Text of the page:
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We've Learned Jumping Spiders Can See the Moon, Thanks to Twitter

Baby spiders crawling through an astronomer's office have led to a fascinating revelation.

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Jumping spiders have visual acuity greater than that of many mammals, including dogs.


These two things don’t come together often, but Twitter recently fostered a bit of synergistic science that has led to an amazing revelation: Tiny jumping spiders can likely see the moon.

And they’re not alone among potential stargazing arachnids: Other spiders have visual systems that are sensitive enough to discern celestial objects, experts say.

Raining Spiders

The fun began when Jamie Lomax’s office ceiling began raining baby jumping spiders last week.

Lomax, a University of Washington astronomer, and others determined that the spiders were likely Salticus scenicus, a common species referred to as zebra spiders because of their black and white stripes. (Read how jumping spiders can think ahead and plan detours.)

“Do they see in infrared light? They are literally falling/jumping off the ceiling and landing on my keyboard,” she tweeted.

An exterminator arrived and suggested that a nest had perhaps hatched somewhere above the ceiling tiles. After that, it seemed Lomax was spider-free.

But not for long.

Emily Levesque, an astronomer also at the University of Washington, began to experience the same thing.

Laser Beams

Alex Parker, an astronomer at the Southwest Research Institute, had a suggestion.

Out came the laser pointer.

When Levesque aimed a red laser pointer near one of the spiders, the arachnid seemed somewhat motivated to meander around and follow the dot. But when she aimed a green laser pointer at the same spider? The zebra spider went nuts, chasing the green spot like it was a cat.

Which Color Laser Pointer Will Best Attract This Spider?

But were the spider’s different responses to the laser colors important? What did this impromptu experiment have to say about spider eyes?

This being Twitter, it didn’t take long for those questions to find answers.

Spider Vision

Enter Nathan Morehouse, whose lab at the University of Cincinnati specializes in studying jumping spider vision.

“I was watching the Stanley Cup final and then my team lost and I was all sorts of upset about it and was like ‘Aww, I’ll check Twitter before I go to bed,’” Morehouse tells National Geographic. “And I had over 100 notifications, and I couldn’t figure out what it was all about.”

Then he realized that several astronomers had become fascinated with their interloping spiders and were trying to figure out how spider vision worked. He gleefully dove into the conversation.

He told them jumping spiders have extremely good vision. Their visual acuity, meaning how well they discern two discrete objects, is on par with cats, pigeons, and some dogs—but still not quite as good as us. Jumping spiders need stellar sight to run after and pounce on prey, rather than spinning a web and waiting. (Read: "Surprise: Jumping Spiders Can See More Colors Than You Can.")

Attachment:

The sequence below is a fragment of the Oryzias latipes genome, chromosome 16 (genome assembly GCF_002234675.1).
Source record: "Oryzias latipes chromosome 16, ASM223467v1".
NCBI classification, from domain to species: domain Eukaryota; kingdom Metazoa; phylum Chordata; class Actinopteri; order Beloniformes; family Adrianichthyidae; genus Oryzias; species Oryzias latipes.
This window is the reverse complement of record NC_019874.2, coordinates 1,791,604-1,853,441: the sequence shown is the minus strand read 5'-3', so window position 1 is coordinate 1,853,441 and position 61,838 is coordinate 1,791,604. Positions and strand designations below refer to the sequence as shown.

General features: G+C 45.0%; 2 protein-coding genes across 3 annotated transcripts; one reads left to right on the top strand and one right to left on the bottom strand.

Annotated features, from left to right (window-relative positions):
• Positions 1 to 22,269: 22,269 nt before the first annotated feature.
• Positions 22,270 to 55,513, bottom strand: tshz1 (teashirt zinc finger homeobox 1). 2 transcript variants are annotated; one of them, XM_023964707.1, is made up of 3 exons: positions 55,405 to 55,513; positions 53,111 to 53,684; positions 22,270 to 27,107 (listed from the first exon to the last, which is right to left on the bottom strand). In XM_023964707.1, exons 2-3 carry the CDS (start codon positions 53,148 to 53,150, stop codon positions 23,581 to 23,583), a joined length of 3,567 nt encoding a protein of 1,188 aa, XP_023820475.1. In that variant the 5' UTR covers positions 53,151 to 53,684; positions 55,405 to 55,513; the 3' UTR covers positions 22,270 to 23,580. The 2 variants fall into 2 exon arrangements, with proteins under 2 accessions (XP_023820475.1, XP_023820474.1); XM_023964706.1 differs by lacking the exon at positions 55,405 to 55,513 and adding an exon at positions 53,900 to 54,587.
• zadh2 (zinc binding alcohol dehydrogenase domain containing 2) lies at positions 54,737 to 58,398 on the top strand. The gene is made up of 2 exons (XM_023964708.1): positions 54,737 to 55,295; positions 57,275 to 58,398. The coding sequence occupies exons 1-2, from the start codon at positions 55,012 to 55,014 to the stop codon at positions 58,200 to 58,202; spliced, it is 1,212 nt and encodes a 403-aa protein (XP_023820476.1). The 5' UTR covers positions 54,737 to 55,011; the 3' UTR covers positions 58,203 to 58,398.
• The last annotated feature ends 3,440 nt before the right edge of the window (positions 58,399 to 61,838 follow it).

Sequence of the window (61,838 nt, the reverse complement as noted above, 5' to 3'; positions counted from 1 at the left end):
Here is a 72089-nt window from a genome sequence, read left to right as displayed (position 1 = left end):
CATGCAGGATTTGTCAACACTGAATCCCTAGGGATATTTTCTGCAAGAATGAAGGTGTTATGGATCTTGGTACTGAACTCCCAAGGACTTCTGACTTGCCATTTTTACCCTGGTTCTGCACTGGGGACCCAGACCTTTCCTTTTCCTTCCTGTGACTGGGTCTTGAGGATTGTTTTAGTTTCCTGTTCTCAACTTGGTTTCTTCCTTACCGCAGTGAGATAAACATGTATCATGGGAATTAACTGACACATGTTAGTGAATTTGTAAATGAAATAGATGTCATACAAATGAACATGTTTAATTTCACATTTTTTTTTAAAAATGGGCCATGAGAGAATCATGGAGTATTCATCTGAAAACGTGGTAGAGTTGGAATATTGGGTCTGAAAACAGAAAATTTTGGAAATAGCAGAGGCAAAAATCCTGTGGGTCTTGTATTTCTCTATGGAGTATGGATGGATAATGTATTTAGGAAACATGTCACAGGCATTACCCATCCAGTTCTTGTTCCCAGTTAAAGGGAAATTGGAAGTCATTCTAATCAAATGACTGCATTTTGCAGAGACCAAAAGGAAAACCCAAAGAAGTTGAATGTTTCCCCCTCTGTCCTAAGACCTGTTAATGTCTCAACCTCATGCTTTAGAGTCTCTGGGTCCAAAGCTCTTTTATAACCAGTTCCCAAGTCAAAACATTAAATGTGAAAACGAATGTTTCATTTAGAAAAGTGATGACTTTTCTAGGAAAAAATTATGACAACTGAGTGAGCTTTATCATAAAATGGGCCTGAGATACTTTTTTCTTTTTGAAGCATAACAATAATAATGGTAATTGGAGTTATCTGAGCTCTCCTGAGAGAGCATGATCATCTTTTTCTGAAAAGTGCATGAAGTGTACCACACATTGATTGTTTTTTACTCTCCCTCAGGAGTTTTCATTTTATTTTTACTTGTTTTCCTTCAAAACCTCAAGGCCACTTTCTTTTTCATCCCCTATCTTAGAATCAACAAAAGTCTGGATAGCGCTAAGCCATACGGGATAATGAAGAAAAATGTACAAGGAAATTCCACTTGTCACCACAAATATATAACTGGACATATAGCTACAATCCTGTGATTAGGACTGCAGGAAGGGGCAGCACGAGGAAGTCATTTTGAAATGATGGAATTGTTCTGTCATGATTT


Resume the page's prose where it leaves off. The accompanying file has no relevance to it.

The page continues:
Watch: The Sexy Dance Moves of Male Peacock Spiders

Jumping spiders, such as this peacock spider, have elaborate courtship dances.

Most jumping spiders can only see essentially two colors: Green and everything else, including ultraviolet.

So, what Lomax and Levesque observed is exactly what Morehouse expected. When Levesque’s spider saw a green spot, it naturally decided to stalk and chase it, as all good spiders (and cats) should do.

But without the ability to discern red, the zebra spider perhaps perceived that spot as a dimmer, boring shade of unexciting green, Morehouse says.

Stargazing Spiders

Inspired by the astronomers, Morehouse decided to do a quick calculation about whether jumping spiders can see the moon. After all, their eyes work like little Galilean telescopes.

With a visual acuity allowing jumping spiders to resolve objects 0.07 degrees apart, the full moon—which covers a whopping 0.5 degrees on the sky—would be easy to spot, if the spiders looked up at night.

Not only the moon, but possibly the dark patches on its face that used to be lunar lava seas.

“It just depends on how sensitive they are to the differences in brightness across the moon,” Morehouse says. “But in any event, they should be able to see the moon, they should be able to see that it’s round.”

Space and spider scientists then wondered whether any arachnids would be able to see the Andromeda Galaxy, our nearest galactic neighbor, that takes up three degrees on the sky. If it were brighter, we’d be able to see it more easily, but our eyes aren’t quite sensitive enough to make it out most of the time.

Turns out, the ogre-faced spider would probably be able to gaze upon Andromeda, Morehouse discovered. (Read more animals with giant eyes.)

These nocturnal, big-eyed beauties hang upside down and chuck handfuls of sticky nets at passing insects. Being active at night, their huge eyes are incredibly sensitive to low light levels, so something as dim as Andromeda would pop.

"I Can't Kill Them Now"

“I had never thought to do the back-of-the-envelope calculations about whether jumping spiders could see the moon,” Morehouse says.

“And then it was totally fun for me to begin thinking about stargazing spiders and what they would be able to see if they looked up at night. It’s a totally wonderful, fanciful thing.”

And Lomax, whom we can thank for this fantastic intersection of disciplines, seems to agree.

“After all I've learned on Twitter over the past 24 hours, spiders are way more interesting and a little less creepy than I had previously thought,” she says.

“They can see the moon just like me! I can't kill them now that I know that.”